I remember one night my aunt Charity happened to hear a most precious story about one of her good friends, but unfortunately too late to give it immediate circulation. It made her absolutely miserable; and she hardly slept a wink all night, for fear her bosom-friend, Mrs. Sipkins, should get the start of her in the morning, and blow the whole affair. You must know there was always a contest between these


two ladies, who should first give currency to the good-natured things said about every body; and this unfortunate rivalship at length proved fatal to their long and ardent friendship. My aunt got up full two hours that morning before her usual time; put on her pompadour taffeta gown, and sallied forth to lament the misfortune of her dear friend. Would you believe it? wherever she went, Mrs. Sipkins had anticipated her; and, instead of being listened to with uplifted hands and open-mouthed wonder, my unhappy aunt was obliged to sit down quietly and listen to the whole affair, with numerous additions, alterations, and amendments! Now this was too bad; it would almost have provoked Patient Grizzle or a saint; it was too much for my aunt, who kept her bed three days afterwards, with a cold, as she pretended; but I have no doubt it was owing to this affair of Mrs. Sipkins, to whom she never would be reconciled.

But I pass over the rest of my aunt Charity's life, chequered with the various misfortunes and mortifications incident to those worthy old gentlewomen who have the domestic cares of the whole community upon their minds; and I hasten to relate the melancholy incident that hurried her out of existence in the full bloom of antiquated virginity.

In their frolicksome malice the Fates had ordered that a French boarding-house, or Pension Française, as it was called, should be established directly opposite my aunt's residence. Cruel event! unhappyaunt Charity! it threw her into that alarming disorder denominated the fidgets: she did nothing but watch at the window day after day, but without becoming one whit the wiser at the end of a fortnight than she was at the beginning; she thought that neighbour Pension had a monstrous large family, and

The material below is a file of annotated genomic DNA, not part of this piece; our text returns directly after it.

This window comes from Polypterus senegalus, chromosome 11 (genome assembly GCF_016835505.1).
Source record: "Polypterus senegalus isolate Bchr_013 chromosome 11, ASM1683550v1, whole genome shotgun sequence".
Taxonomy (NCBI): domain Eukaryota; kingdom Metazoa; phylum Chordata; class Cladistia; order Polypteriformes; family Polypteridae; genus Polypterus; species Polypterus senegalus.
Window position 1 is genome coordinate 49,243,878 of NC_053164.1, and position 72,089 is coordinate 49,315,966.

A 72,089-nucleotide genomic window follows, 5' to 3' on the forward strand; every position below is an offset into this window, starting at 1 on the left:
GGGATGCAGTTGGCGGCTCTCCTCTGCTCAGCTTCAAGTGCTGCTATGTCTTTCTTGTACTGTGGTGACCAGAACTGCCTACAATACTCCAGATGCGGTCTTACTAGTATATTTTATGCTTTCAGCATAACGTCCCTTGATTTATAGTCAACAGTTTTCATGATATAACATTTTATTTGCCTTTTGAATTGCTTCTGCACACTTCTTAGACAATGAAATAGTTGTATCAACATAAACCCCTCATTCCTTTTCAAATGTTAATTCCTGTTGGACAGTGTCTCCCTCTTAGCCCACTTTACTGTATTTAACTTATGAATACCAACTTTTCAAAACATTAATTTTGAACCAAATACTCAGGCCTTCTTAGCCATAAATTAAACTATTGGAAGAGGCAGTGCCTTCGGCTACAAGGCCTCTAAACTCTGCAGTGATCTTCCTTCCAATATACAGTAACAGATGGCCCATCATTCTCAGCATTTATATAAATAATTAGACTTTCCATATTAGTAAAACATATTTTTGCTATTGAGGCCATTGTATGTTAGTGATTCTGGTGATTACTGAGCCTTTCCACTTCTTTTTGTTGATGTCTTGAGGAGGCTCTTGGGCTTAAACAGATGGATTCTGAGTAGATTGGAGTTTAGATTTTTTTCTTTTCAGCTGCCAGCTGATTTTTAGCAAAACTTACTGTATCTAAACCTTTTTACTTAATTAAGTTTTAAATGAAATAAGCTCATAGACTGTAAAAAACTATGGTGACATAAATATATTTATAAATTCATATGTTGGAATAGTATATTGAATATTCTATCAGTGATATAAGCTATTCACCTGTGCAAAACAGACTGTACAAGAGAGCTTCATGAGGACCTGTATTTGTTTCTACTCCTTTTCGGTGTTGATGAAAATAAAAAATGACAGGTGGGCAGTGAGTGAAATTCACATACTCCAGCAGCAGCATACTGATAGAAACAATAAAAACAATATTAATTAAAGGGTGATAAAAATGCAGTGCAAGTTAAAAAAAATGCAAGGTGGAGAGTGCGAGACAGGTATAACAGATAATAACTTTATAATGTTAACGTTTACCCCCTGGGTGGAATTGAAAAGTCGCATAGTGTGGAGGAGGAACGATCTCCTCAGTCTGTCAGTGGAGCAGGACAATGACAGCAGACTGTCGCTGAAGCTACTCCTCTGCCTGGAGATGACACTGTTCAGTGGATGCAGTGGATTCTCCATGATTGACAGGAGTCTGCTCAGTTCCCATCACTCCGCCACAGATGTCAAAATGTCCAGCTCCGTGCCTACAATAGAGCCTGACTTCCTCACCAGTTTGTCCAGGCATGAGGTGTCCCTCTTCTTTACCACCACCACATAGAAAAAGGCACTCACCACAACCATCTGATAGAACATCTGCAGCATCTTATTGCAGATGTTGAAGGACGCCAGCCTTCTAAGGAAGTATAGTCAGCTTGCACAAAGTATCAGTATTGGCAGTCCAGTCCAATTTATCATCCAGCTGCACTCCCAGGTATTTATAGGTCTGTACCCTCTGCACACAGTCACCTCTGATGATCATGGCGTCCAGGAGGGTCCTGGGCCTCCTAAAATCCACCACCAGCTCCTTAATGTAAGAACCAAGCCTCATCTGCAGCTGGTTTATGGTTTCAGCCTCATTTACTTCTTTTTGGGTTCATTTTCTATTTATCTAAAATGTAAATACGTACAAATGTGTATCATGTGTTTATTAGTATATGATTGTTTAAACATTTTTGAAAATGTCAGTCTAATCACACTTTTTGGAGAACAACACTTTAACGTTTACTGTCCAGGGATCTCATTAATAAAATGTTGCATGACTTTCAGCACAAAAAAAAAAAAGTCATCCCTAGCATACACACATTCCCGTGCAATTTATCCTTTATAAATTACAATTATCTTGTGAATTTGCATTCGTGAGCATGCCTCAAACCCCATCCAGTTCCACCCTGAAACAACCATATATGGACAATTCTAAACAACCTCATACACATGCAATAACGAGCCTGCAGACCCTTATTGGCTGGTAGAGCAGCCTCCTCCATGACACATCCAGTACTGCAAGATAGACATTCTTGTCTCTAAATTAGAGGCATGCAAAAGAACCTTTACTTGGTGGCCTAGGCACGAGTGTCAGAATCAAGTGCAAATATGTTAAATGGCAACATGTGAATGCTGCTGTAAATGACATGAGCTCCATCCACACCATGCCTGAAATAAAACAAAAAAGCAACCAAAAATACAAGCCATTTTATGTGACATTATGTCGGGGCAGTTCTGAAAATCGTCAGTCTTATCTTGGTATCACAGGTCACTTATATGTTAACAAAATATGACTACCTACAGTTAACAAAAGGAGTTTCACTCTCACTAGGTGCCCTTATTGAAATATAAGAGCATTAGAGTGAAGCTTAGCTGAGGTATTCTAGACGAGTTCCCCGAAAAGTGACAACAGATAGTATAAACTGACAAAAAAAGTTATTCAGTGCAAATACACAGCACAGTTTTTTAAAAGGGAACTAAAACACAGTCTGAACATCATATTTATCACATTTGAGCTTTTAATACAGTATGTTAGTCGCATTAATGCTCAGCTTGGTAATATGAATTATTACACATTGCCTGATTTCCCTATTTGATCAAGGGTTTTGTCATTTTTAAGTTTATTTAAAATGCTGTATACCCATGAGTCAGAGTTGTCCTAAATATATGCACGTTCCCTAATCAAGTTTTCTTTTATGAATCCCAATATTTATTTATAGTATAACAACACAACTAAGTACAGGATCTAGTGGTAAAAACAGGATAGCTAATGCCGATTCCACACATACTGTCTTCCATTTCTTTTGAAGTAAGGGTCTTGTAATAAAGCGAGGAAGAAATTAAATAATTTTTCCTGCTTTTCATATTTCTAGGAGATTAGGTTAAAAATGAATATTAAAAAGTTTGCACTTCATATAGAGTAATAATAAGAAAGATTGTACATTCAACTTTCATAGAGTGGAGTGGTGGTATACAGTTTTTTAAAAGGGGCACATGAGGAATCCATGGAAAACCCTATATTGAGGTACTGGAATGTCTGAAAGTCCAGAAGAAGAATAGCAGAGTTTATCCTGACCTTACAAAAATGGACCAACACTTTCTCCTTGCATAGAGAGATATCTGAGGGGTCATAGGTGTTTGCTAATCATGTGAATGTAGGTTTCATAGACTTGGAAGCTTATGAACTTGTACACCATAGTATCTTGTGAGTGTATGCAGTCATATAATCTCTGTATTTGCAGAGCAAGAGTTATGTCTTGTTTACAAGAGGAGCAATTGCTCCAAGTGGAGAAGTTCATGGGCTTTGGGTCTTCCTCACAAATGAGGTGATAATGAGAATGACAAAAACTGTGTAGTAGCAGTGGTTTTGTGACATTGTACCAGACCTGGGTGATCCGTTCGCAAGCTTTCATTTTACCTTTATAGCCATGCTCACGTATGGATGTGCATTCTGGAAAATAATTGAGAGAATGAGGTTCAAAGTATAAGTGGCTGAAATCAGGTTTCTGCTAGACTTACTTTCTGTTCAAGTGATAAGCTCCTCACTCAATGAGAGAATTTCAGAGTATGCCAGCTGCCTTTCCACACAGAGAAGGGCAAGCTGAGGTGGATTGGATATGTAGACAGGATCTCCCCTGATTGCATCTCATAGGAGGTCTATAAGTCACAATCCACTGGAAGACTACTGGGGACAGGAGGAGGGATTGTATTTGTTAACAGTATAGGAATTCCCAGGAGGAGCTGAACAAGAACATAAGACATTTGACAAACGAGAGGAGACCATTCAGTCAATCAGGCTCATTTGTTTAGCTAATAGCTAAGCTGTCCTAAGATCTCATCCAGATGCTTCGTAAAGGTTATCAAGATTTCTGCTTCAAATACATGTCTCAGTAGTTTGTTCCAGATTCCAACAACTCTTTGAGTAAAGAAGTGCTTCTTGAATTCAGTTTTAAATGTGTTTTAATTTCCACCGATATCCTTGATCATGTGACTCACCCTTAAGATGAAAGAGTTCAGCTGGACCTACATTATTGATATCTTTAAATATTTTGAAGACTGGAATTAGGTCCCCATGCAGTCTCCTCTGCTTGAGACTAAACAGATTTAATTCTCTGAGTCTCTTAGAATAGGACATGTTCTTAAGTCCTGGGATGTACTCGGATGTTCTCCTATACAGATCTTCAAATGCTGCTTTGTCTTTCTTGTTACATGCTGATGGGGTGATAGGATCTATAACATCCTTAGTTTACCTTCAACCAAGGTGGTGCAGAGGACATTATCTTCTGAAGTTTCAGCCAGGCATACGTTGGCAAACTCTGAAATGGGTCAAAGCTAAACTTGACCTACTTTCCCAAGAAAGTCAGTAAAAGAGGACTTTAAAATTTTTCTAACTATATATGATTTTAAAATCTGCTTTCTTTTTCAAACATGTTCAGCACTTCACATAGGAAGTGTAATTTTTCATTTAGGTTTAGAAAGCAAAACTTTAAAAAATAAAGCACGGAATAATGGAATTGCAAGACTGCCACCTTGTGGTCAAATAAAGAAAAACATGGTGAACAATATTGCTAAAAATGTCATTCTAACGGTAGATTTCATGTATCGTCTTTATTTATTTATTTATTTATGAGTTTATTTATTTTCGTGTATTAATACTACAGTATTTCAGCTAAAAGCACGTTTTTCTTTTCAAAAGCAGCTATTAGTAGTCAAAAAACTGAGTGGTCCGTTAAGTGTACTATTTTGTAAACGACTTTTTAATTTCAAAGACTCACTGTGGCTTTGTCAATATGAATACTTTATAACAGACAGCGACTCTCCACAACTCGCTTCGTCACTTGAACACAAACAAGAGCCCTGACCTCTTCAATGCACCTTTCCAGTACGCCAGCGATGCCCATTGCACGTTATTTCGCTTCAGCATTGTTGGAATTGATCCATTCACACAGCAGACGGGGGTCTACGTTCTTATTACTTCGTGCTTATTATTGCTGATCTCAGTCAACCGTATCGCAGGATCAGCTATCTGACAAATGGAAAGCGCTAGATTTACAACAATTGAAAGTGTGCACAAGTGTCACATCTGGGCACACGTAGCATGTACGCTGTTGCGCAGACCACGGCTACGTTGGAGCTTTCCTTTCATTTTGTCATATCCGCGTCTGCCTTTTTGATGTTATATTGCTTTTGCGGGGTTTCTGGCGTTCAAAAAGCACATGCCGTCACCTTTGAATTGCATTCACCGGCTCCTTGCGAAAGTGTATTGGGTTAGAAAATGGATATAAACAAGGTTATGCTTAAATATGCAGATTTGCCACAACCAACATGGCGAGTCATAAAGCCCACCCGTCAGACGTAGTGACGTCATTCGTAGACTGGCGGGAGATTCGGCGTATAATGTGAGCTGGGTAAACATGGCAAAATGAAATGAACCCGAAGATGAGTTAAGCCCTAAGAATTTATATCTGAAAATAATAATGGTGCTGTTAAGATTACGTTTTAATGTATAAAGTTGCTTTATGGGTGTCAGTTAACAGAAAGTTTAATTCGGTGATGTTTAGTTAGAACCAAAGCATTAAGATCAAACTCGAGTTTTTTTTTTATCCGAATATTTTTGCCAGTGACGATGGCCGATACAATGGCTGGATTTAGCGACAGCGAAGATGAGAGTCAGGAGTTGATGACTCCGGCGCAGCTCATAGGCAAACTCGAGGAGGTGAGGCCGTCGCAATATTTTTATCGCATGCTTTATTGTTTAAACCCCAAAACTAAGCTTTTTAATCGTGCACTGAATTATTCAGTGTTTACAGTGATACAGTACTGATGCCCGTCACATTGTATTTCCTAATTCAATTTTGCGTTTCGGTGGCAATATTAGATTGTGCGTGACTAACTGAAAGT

somehow or other they were all men! She could not imagine what business neighbour Pension followed to support so numerous a household; and wondered why there was always such a scraping of fiddles in the parlour, and such a smell of onions from neighbour Pension's kitchen: in short, neighbour Pension was continually uppermost in her thoughts, and incessantly on the outer edge of her tongue. This was, I believe, the very first time she had ever failed" to get at the bottom of a thing;" and the disappointment cost her many a sleepless night, I warrant you. I have little doubt, however, that my aunt would have ferreted neighbour Pension out, could she have spoken or understood French; but in those times people in general could make themselves understood in plain English; and it was always a standing rule in the Cockloft family, which exists to this day, that not one of the females should learn French.

My aunt Charity had lived, at her window, for some time in vain; when one day as she was keeping her usual look-out, and suffering all the pangs of unsatisfied curiosity, she beheld a little, meagre, weazel-faced Frenchman, of the most forlorn, diminutive, and pitiful proportions, arrive at neighbour Pension's door. He was dressed in white, with a little pinched-up cocked hat; he seemed to shake in the wind, and every blast that went over him whistled through his bones and threatened instant annihilation. This embodied spirit of famine was followed by three carts, lumbered with crazy trunks, chests, bandboxes, bidets, medicine-chests, parrots, and monkeys; and at his heels ran a yelping pack of little black-nosed pug-dogs. This was the one thing wanting to fill up the measure of my aunt Charity's afflictions; she could not conceive, for the soul of